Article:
Doors may move in tandem with a house’s foundation when it settles, leading to misaligned door latches. Whether your house is new and being put on the market or old and full of charm, loose door latches can occur and you can fix a door handle by yourself. The causes may differ. Here is guidance on evaluating the problem, identifying the fault with your door’s alignment, and fixing it so that all of your doors close smoothly.
You may also contact any residential locksmith in Chicago.
How To Fix A Door Handle That Won’t Lock Properly
- Four-in-one screwdriver
- portable drill
- Set of drill bits
- Timber chisel
- Materials Necessary
- wood putty
Do The Lipstick Test:
It’s because the latch doesn’t line up with the hole in the strike plate that a door latch won’t lock. Sometimes the alignment problem is very obvious. Try the “lipstick test” if not.
Place masking tape on the strike plate and lipstick on the lock. The portion of the masking tape that the lipstick touches when you close the door will be stained, marking the precise location where the latch makes contact with the plate.
First, tighten the hinges. Make sure all the door’s hinge screws are secure if you discover that the latch meets the striking plate too high or too low.
Try this trick if it doesn’t fix the issue:
Remove one of the screws holding the hinge to the jamb and insert a 3-inch screw in its place. The long screw will snag the wall framing and gently indent the entire door jamb. It is done at the top hinge to lift the latch. At the bottom hinge, lower the lock.
Make the Strike Plate Hole Bigger. Measure the alignment of the lipstick marks on the strike plate if long screws don’t correct the too-high or too-low issue.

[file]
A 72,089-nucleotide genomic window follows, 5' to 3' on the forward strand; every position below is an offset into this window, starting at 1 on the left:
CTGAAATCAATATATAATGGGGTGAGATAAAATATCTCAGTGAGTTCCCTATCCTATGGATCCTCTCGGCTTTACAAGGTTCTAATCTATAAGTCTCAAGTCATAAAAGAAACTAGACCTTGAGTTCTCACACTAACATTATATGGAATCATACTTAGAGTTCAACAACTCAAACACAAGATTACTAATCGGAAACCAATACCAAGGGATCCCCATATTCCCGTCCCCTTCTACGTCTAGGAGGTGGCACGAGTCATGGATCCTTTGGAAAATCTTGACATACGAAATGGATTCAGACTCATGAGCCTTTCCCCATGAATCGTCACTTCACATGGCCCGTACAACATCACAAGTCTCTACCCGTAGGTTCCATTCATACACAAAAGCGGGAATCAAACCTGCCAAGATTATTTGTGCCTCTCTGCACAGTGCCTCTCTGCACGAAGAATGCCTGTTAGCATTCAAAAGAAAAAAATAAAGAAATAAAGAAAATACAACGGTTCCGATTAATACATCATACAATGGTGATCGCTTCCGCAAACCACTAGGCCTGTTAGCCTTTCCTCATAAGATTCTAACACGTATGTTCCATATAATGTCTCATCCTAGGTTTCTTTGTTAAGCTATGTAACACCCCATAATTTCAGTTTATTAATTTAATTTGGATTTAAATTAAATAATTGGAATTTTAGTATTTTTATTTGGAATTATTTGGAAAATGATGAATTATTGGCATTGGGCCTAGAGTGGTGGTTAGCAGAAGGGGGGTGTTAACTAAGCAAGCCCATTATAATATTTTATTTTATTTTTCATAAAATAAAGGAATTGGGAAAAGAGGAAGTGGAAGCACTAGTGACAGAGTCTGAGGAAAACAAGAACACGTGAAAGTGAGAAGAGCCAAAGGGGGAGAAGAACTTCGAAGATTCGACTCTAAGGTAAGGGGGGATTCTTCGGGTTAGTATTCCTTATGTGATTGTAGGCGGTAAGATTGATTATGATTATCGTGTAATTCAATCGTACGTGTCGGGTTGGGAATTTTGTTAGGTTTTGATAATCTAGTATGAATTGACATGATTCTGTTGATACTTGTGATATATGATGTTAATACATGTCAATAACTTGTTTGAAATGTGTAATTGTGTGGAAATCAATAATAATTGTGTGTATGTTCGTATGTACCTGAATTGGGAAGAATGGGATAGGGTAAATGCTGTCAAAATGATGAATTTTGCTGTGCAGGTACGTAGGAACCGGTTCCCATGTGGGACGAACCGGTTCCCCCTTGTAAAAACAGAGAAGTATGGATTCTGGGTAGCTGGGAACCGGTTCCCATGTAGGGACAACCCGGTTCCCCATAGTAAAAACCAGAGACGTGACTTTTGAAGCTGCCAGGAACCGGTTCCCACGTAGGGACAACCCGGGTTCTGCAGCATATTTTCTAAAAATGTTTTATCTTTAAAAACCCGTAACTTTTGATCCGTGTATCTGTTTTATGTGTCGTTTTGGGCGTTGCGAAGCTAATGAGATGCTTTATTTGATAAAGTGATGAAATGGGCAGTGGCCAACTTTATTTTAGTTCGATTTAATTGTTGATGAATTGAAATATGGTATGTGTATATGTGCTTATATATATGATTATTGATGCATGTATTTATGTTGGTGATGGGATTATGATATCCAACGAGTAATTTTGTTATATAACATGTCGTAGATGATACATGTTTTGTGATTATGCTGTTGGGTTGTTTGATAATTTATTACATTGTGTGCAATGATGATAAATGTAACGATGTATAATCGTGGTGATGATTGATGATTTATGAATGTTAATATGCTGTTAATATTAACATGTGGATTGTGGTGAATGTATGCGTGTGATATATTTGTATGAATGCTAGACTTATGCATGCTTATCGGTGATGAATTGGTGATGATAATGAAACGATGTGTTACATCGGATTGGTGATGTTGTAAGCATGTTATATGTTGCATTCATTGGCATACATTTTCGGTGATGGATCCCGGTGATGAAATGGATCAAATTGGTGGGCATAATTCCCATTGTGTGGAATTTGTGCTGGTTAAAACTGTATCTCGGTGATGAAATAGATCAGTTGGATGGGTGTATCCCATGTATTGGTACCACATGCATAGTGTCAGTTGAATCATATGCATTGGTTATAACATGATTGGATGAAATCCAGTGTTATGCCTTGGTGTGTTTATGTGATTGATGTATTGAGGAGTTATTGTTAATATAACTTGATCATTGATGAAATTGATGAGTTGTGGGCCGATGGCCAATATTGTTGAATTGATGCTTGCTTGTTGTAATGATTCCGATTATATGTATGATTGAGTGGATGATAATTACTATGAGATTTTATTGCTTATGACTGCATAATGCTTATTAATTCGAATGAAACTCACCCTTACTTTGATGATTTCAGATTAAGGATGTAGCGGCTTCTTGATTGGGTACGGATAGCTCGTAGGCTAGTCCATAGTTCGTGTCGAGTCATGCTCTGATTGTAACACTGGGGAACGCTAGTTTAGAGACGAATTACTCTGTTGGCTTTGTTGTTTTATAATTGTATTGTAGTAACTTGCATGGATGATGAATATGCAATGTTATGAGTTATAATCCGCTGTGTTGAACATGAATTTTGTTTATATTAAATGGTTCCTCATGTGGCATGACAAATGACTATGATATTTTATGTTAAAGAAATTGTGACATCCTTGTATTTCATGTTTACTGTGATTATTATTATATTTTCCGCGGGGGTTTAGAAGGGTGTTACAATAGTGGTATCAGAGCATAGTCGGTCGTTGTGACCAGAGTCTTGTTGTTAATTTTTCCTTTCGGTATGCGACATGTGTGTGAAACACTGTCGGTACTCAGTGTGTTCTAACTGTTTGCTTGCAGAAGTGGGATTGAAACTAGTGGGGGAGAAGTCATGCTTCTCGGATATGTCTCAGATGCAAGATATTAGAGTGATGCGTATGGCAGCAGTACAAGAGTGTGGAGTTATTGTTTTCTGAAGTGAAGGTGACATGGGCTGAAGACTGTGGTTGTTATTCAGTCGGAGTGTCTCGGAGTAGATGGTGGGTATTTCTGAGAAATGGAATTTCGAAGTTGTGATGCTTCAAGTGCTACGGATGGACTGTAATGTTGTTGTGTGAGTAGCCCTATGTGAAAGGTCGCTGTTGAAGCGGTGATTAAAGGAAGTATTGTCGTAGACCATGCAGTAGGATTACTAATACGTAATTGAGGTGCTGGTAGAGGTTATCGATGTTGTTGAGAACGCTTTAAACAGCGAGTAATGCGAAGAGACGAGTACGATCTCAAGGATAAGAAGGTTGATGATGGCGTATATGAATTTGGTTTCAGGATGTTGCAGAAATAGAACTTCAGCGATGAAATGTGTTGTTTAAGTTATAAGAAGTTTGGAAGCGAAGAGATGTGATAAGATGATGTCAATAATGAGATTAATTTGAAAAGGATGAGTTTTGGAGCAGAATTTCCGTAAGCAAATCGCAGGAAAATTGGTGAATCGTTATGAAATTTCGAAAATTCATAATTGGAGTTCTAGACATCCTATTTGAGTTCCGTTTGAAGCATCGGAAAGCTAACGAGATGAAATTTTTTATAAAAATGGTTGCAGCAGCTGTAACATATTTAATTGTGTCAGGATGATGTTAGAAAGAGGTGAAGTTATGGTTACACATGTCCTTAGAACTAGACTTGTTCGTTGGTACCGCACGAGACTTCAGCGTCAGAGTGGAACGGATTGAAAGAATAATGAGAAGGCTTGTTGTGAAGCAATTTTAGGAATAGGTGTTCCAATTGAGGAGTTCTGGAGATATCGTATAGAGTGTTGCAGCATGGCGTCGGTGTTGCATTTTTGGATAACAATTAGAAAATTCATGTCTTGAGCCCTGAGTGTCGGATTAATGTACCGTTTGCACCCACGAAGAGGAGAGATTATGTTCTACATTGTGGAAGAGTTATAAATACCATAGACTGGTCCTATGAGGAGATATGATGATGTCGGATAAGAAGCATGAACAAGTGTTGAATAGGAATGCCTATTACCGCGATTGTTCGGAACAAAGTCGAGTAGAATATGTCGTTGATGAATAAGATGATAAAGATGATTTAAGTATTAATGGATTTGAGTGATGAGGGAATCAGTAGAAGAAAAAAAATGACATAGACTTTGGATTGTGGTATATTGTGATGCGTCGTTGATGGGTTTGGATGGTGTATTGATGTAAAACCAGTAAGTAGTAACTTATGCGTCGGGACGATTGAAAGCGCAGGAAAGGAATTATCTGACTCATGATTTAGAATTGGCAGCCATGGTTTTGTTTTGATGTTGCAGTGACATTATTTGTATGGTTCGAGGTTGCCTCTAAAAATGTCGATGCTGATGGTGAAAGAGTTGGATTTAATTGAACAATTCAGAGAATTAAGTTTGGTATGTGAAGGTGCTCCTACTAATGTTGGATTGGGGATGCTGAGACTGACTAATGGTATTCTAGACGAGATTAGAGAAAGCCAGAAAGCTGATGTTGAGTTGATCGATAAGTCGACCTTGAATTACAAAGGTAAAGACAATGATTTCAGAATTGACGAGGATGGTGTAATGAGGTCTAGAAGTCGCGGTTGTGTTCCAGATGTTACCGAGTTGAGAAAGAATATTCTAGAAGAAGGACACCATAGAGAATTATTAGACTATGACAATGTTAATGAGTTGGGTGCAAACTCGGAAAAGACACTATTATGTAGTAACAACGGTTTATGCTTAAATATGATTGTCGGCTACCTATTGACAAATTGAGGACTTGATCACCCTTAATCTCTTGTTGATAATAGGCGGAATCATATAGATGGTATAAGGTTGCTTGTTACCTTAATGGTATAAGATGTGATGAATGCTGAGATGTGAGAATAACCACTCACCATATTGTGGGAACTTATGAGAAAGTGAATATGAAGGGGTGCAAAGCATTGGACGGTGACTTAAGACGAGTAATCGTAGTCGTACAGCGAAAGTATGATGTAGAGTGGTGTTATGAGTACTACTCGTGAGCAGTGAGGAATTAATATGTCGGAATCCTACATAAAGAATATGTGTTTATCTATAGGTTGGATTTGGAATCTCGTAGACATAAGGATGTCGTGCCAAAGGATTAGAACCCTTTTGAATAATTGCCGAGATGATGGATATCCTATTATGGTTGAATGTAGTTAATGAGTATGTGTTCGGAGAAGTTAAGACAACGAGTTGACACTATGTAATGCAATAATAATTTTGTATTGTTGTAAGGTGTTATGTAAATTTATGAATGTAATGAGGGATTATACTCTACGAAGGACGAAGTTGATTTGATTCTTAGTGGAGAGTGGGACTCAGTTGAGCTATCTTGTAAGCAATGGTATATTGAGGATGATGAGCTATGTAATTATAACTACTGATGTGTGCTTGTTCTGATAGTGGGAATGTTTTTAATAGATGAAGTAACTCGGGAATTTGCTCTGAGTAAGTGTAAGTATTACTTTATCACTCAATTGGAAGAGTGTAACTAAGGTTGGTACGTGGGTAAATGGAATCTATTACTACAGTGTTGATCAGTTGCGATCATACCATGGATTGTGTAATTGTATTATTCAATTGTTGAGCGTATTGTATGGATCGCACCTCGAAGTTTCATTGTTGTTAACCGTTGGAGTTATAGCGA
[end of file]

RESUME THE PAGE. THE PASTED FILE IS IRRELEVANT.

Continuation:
Remove the strike plate and expand its hole with a file if the latch misses the strike plate hole by less than 1/8 in. A half-round file will fit the latch hole’s curve, so use that.
Reposition the strike plate if the latch makes contact with it at the proper height but doesn’t go in all the way or if it strikes more than 1/8 inch too high or low. The strike plate can be moved inside or outward and up or down.
Enlarge the strike plate mortise with a sharp chisel. Drill fresh 1/16-inch holes for the screws while holding the strike plate. After installing the strike plate, use wood filler to close the mortise’s opening. To paint or complete the patch, take off the strike plate. Afterwards, assemble the lock and do a trial test.
You may also contact lock installation in Oak Park. They offer the best services in affordable rates.
Another DIY Alternative:
Problems with a door usually start with the door latch rather than the locking mechanism. Because the door or door jamb has warped, the screws have loosened, or the plate has moved, the striker cannot enter the door jamb. When the door is closed, the striker either does not enter the receiving hole in the jamb past the striker plate or enters but does not bottom out, preventing the door from locking. A homeowner with simple DIY abilities and tools can fix a door that won’t latch.
Items You’ll Need:
A Phillips screwdriver,
Unlock the door. Take a look at the striker plate. The striker fits into the little rectangular brass plate, which is located on the jamb. The jamb has a mortise for the striker plate. Place it back into the mortise if it is loose or has slipped out, then use a Phillips screwdriver to tighten the screws.
Try to lock the door after you close it. Open the door if it won’t lock. On the striker side of the jamb, wrap the end of a chisel on the door stop. Remove it by prying on it until it comes loose. The top door stop can also be removed using a chisel.
Use a pair of diagonal pliers to remove the nails from the door stop. The nails can be used again. Reinstall the door stop on the jamb. Move it back by 1/4 inch from where it was before.
Where it peeled off, there should be a clear line in the paint, stain, or varnish. To align the door stop, use this. Reattach the top and side pieces of the door stop with nails. Now, the door ought to close and latch properly.
You cannot fix a door knob mechanism that malfunctions within. It is necessary to replace the entire lockset, including the doorknob.
Even if you move the door frame, a badly warped door might not seal properly. After repairing the door, check the draft. If the door is bad, you might want to think about replacing it.
In conclusion, we hope that we have answered your query about How To Fix A Door Handle That Won’t Lock Properly. It is an easy process and one can do it at home.
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